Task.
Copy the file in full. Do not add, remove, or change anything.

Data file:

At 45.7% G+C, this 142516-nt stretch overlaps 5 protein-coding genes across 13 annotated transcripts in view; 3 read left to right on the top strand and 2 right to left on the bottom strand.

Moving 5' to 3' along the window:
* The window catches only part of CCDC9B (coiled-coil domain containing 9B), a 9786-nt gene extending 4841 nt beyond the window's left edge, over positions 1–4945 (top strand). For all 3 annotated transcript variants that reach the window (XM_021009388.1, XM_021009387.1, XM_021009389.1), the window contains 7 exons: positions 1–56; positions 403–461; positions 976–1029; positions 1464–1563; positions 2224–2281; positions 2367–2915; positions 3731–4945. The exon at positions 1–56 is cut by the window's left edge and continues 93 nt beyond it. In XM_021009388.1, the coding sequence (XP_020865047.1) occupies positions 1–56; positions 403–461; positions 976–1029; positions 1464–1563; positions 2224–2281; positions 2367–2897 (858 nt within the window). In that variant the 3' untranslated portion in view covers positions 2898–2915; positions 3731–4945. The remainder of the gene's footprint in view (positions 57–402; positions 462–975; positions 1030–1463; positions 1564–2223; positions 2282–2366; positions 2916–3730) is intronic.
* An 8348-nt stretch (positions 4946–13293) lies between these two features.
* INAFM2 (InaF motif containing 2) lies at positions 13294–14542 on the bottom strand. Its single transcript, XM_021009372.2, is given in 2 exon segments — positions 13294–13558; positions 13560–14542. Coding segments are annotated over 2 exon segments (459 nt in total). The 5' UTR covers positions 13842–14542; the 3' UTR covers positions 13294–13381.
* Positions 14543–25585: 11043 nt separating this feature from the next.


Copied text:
At 45.7% G+C, this 142516-nt stretch overlaps 5 protein-coding genes across 13 annotated transcripts in view; 3 read left to right on the top strand and 2 right to left on the bottom strand.

Moving 5' to 3' along the window:
* The window catches only part of CCDC9B (coiled-coil domain containing 9B), a 9786-nt gene extending 4841 nt beyond the window's left edge, over positions 1–4945 (top strand). For all 3 annotated transcript variants that reach the window (XM_021009388.1, XM_021009387.1, XM_021009389.1), the window contains 7 exons: positions 1–56; positions 403–461; positions 976–1029; positions 1464–1563; positions 2224–2281; positions 2367–2915; positions 3731–4945. The exon at positions 1–56 is cut by the window's left edge and continues 93 nt beyond it. In XM_021009388.1, the coding sequence (XP_020865047.1) occupies positions 1–56; positions 403–461; positions 976–1029; positions 1464–1563; positions 2224–2281; positions 2367–2897 (858 nt within the window). In that variant the 3' untranslated portion in view covers positions 2898–2915; positions 3731–4945. The remainder of the gene's footprint in view (positions 57–402; positions 462–975; positions 1030–1463; positions 1564–2223; positions 2282–2366; positions 2916–3730) is intronic.
* An 8348-nt stretch (positions 4946–13293) lies between these two features.
* INAFM2 (InaF motif containing 2) lies at positions 13294–14542 on the bottom strand. Its single transcript, XM_021009372.2, is given in 2 exon segments — positions 13294–13558; positions 13560–14542. Coding segments are annotated over 2 exon segments (459 nt in total). The 5' UTR covers positions 13842–14542; the 3' UTR covers positions 13294–13381.
* Positions 14543–25585: 11043 nt separating this feature from the next.